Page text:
Published May 7, 2018
WASHINGTON — Navajo Nation President Russell Begaye is deeply concerned with recent statements made by the Trump Administration’s U.S. Department of Health and Human Services (HHS) that exempting American Indian and Alaskan Natives (AI/AN) from work requirements for Medicaid benefits could raise “civil rights issues.”
“Tribal nations are governments. We are political entities. We are not a race in the eyes of the federal government nor have we been throughout history,” President Begaye said. “Our citizens pay the price when laws and precedent are ignored or misinterpreted. This is especially concerning because it will limit sorely needed health care services for our people.”
On January 17, the Centers for Medicare & Medicaid Services (CMS) asserted in a Dear Tribal Leader letter that “civil rights issues” could prevent states from exempting AI/AN from Medicaid work requirements. But that blatantly ignores the sovereign status of Indian tribes as recognized in the U.S. Constitution and countless federal laws and policies over more than 200 years. Also, the U.S. Supreme Court has held the federal government’s relationship with American Indians is not race-based, but rather, a unique political status that upholds a government-to-government relationship with separate sovereigns.
President Russell Begaye, center, is concerned about HHS refusal to recognize tribes as sovereign nations.
The administration appears to also take a federalist approach in dealing with states, as well. Certain states, like Utah and Arizona, have already negotiated with tribes for individual state waiver exemptions for AI/AN Medicaid beneficiaries. However, CMS has stated it “will not guarantee to approve the negotiated exemptions” and can reject prior negotiations and state requests at its discretion.
“This unprecedented decision by HHS is very troubling and will harm Navajo citizens,” President Begaye said. “I am concerned that certain individuals at HHS are making misguided decisions that will have disastrous repercussions despite centuries of federal Indian policy. We expect HHS to consult with the Navajo Nation on proposed policy changes. I urge HHS leadership and Congress to step in and be a voice of reason to prevent the blatant disregard of well-established legal precedent and treaty negotiations. Eligibility issues should be addressed directly with tribal nations and through congressional channels, not through arbitrary interpretations by agency appointees and staff.”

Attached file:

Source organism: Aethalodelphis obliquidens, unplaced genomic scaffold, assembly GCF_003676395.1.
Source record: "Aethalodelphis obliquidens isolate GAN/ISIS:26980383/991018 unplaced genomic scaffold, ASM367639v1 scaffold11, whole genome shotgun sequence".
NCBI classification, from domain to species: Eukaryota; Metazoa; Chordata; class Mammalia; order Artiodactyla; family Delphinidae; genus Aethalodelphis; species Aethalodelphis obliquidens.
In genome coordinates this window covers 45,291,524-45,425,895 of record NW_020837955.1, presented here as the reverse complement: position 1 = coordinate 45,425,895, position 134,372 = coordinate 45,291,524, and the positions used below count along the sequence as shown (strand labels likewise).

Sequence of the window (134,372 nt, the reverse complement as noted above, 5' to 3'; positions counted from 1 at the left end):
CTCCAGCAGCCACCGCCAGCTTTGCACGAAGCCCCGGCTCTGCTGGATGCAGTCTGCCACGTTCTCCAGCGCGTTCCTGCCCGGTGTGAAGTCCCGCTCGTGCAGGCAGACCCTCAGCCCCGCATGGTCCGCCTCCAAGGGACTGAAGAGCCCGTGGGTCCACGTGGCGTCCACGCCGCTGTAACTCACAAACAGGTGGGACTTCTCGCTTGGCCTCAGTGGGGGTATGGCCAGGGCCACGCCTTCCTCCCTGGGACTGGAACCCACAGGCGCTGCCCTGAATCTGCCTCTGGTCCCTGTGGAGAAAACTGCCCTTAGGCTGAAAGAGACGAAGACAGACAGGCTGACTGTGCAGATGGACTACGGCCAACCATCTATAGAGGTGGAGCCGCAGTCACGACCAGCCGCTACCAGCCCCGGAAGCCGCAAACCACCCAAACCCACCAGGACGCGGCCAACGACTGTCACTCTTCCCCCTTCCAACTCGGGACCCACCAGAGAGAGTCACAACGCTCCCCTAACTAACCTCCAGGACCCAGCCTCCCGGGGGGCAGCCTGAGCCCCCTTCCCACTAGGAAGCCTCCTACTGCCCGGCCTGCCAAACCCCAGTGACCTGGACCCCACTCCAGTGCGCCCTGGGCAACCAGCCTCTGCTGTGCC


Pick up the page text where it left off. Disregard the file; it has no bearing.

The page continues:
After repeated requests for justification from tribal leaders, the HSS Office for Civil Rights maintains that it cannot convey its reasoning due to “attorney-client privilege protections.” Tribal leaders view this refusal to provide justification with great concern and disregard for explicit tribal consultation provisions.
President Begaye noted, “HHS leadership has not formally taken a position or given guidance on the reasoning behind these CMS staff-level, ‘civil rights’ concerns. I urge HHS leadership to uphold our government-to-government relationship, their federal trust responsibility and ratified treaties, especially the 150-year-old Navajo Treaty of 1868.”
Navajo Nation leadership will continue discussions on this matter and engage with both congressional and federal agency leaders.